CIOs Uncensored: Homeland Security's First CIO Reflects On The Challenges - InformationWeek

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IT Leadership // Team Building & Staffing
Commentary
5/15/2008
06:15 PM
John Soat
John Soat
Commentary
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CIOs Uncensored: Homeland Security's First CIO Reflects On The Challenges

Steve Cooper was also the CIO of the American Red Cross, which he says was actually more stressful.

Steve Cooper is a busy man.

Cooper is a founding partner of Strativest, a public-sector consulting firm. He's also president of Fortified Holdings, which, among other things, manufactures a "mobile deployable command platform"--an emergency communications device that incorporates satellite, Wi-Fi, WiMax, and Ethernet in a ruggedized case. Cooper is on the board of Comcare, a nonprofit organization focused on policy issues related to public safety and "first responders," and he's vice chairman of a nonprofit called NetHope, whose tagline is "wiring the global village."

But Steve Cooper is used to being busy. From 2005 to 2007, he was the CIO of the American Red Cross. And before that, he was the first CIO of the Department of Homeland Security. I had to ask him: Which of those two jobs was more stressful? The Red Cross, he answers, without hesitation.

"In Homeland, we had a lot of pressure, but it didn't feel stressful," he says. Cooper and his staff worked 20 hours a day, seven days a week, "driven by what was going on after 9/11." They knew what they wanted to do, and worked as rapidly and effectively as they could to take things off that list. "The stress was, if we don't get something done today, what happens then?" he says.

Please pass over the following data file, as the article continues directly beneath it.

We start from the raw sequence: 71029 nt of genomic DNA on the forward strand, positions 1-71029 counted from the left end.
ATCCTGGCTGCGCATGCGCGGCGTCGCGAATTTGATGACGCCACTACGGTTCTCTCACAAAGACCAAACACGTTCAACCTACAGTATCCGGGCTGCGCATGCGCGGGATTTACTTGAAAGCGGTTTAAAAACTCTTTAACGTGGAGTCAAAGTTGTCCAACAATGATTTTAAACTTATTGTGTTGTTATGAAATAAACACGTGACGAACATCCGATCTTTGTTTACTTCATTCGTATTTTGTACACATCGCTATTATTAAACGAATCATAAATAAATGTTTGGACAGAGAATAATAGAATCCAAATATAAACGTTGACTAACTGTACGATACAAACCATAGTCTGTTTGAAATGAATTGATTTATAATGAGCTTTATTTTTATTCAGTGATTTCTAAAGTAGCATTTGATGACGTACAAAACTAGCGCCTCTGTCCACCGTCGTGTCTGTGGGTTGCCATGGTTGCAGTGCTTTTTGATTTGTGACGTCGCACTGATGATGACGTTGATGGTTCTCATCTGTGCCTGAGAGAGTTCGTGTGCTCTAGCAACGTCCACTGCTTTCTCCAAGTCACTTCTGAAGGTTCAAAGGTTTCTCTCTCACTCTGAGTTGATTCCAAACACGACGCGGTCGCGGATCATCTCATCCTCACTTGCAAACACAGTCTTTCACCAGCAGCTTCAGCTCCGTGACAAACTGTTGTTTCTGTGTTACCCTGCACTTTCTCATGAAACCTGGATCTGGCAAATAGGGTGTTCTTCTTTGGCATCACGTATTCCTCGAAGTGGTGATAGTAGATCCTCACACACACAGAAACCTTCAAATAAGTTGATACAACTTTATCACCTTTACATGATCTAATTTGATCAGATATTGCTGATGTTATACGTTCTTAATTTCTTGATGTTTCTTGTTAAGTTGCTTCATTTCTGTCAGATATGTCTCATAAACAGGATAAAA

The stress at the Red Cross was of a different sort. "The Red Cross is a 126-year-old organization that is a phenomenal group of people with some challenges at the board and management level," Cooper says. For one thing, at the Red Cross, IT is looked on mainly as a cost rather than a benefit. "The first question I was asked when I met the board was, 'Are we spending too much money on IT?'" he says, adding, "I had limited success in changing that mind-set."

At Homeland, on the other hand, some agencies embrace the strategic benefits of IT, Cooper says, and leadership is key in that perception. "The Coast Guard gets it," he says, "the Secret Service gets it." However, there are still parts of the organization where IT has not made the leap from cost center to strategic enabler. For instance, "FEMA's somewhere wandering around, not sure if IT's a cost driver," he says.

While one might think the biggest headache of the Homeland assignment would have been the systems integration challenge, it wasn't. "Integration is what President Bush and Secretary Ridge set as the primary objective for the department," Cooper says, and he found the task "analogous" to mergers he'd worked through in the private sector. Before Homeland, Cooper was a CIO at Corning, and before that, director of IT at Eli Lilly.

More challenging was dealing with restraints imposed by working in government. For example, data center consolidation proved difficult because of vested interests. "When I briefed Congress, I didn't think about the location of the data centers," he says. "You have to build a hell of a business case to pull those jobs out of those data centers."

Cooper says he's part of a Homeland alumni group that meets to "reflect on how well we did--and a little bit of thinking about how we would have improved it." He looks back on that time with pride. "We all shared a once-in-a-lifetime experience."

Share your thoughts on stress, integration, and vested interests at our blog, CIOs Uncensored.

To find out more about John Soat, please visit his page.

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